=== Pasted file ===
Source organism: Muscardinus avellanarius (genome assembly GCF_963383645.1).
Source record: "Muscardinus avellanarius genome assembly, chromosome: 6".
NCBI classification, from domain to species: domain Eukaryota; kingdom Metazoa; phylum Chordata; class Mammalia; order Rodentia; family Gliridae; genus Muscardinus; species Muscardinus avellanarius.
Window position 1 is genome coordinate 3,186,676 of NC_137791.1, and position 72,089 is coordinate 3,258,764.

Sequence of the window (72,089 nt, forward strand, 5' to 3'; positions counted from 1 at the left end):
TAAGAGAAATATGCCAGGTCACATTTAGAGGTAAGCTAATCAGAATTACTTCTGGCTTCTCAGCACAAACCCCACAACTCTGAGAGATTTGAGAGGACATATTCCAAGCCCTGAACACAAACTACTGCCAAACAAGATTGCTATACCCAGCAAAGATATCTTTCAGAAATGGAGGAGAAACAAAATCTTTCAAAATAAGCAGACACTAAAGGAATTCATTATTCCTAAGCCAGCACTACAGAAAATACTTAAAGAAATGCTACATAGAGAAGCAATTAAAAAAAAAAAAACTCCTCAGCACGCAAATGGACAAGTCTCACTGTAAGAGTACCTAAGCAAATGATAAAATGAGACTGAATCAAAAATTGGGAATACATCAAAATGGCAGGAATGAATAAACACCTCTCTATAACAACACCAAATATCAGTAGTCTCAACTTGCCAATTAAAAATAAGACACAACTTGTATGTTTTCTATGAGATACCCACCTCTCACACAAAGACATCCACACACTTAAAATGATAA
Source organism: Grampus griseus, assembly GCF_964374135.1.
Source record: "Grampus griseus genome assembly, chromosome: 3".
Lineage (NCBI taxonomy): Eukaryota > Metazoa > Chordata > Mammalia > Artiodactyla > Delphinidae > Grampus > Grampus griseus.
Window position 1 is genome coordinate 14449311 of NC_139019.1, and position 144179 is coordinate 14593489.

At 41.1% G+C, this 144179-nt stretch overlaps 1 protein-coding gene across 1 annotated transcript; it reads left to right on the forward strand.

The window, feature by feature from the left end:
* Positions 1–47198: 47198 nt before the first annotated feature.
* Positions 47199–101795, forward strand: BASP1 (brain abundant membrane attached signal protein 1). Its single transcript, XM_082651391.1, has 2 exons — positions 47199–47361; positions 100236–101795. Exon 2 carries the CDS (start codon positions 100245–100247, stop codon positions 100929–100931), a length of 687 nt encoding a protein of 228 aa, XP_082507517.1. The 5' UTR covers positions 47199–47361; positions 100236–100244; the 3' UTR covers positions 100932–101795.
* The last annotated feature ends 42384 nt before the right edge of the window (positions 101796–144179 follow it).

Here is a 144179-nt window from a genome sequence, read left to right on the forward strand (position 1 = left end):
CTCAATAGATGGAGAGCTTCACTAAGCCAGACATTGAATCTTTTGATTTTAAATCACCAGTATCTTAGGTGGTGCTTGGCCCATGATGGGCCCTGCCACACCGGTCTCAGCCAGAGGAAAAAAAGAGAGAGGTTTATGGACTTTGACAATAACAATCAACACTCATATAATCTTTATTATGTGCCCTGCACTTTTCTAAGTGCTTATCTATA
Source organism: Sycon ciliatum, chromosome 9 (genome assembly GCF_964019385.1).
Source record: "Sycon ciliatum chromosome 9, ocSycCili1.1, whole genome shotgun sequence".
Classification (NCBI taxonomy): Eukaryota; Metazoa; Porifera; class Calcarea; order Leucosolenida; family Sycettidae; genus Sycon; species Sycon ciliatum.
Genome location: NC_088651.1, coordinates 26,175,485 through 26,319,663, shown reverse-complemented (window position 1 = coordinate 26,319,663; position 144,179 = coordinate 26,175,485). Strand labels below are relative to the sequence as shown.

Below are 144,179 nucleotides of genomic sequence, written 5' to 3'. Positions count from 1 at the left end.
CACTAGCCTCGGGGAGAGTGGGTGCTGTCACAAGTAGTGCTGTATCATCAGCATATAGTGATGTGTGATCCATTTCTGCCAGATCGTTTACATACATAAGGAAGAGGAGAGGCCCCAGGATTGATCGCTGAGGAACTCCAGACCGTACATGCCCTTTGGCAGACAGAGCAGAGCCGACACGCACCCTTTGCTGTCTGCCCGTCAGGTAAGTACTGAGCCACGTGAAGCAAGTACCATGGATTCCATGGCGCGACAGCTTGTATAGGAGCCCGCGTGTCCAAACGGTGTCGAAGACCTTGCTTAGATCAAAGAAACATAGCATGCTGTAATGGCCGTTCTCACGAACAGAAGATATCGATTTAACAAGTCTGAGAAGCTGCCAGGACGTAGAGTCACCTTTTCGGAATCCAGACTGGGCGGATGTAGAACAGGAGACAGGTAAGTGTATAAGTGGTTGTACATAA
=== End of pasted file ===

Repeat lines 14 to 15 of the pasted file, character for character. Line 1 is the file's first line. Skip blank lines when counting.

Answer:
* Positions 47199–101795, forward strand: BASP1 (brain abundant membrane attached signal protein 1). Its single transcript, XM_082651391.1, has 2 exons — positions 47199–47361; positions 100236–101795. Exon 2 carries the CDS (start codon positions 100245–100247, stop codon positions 100929–100931), a length of 687 nt encoding a protein of 228 aa, XP_082507517.1. The 5' UTR covers positions 47199–47361; positions 100236–100244; the 3' UTR covers positions 100932–101795.
* The last annotated feature ends 42384 nt before the right edge of the window (positions 101796–144179 follow it).